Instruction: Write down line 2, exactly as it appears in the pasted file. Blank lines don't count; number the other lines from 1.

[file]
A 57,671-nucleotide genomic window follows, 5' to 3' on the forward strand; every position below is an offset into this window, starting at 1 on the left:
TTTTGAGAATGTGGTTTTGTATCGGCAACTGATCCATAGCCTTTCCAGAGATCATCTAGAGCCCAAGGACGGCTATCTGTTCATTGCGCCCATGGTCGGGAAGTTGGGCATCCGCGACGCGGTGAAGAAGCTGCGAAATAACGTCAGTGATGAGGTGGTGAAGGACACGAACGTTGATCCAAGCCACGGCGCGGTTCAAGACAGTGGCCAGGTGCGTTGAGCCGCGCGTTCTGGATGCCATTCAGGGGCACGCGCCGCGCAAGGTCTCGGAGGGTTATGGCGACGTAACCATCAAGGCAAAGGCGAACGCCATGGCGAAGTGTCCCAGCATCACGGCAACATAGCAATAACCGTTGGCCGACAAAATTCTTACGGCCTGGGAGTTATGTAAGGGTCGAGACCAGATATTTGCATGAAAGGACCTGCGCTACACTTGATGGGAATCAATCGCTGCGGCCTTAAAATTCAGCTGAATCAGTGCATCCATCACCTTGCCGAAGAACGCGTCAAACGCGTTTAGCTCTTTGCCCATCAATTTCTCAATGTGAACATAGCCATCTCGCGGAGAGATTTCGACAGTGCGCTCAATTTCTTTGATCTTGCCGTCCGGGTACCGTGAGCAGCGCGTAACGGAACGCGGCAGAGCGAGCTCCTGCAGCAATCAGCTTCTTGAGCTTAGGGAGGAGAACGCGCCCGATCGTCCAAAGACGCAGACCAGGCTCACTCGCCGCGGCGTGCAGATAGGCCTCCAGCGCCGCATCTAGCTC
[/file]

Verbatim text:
TTTTGAGAATGTGGTTTTGTATCGGCAACTGATCCATAGCCTTTCCAGAGATCATCTAGAGCCCAAGGACGGCTATCTGTTCATTGCGCCCATGGTCGGGAAGTTGGGCATCCGCGACGCGGTGAAGAAGCTGCGAAATAACGTCAGTGATGAGGTGGTGAAGGACACGAACGTTGATCCAAGCCACGGCGCGGTTCAAGACAGTGGCCAGGTGCGTTGAGCCGCGCGTTCTGGATGCCATTCAGGGGCACGCGCCGCGCAAGGTCTCGGAGGGTTATGGCGACGTAACCATCAAGGCAAAGGCGAACGCCATGGCGAAGTGTCCCAGCATCACGGCAACATAGCAATAACCGTTGGCCGACAAAATTCTTACGGCCTGGGAGTTATGTAAGGGTCGAGACCAGATATTTGCATGAAAGGACCTGCGCTACACTTGATGGGAATCAATCGCTGCGGCCTTAAAATTCAGCTGAATCAGTGCATCCATCACCTTGCCGAAGAACGCGTCAAACGCGTTTAGCTCTTTGCCCATCAATTTCTCAATGTGAACATAGCCATCTCGCGGAGAGATTTCGACAGTGCGCTCAATTTCTTTGATCTTGCCGTCCGGGTACCGTGAGCAGCGCGTAACGGAACGCGGCAGAGCGAGCTCCTGCAGCAATCAGCTTCTTGAGCTTAGGGAGGAGAACGCGCCCGATCGTCCAAAGACGCAGACCAGGCTCACTCGCCGCGGCGTGCAGATAGGCCTCCAGCGCCGCATCTAGCTC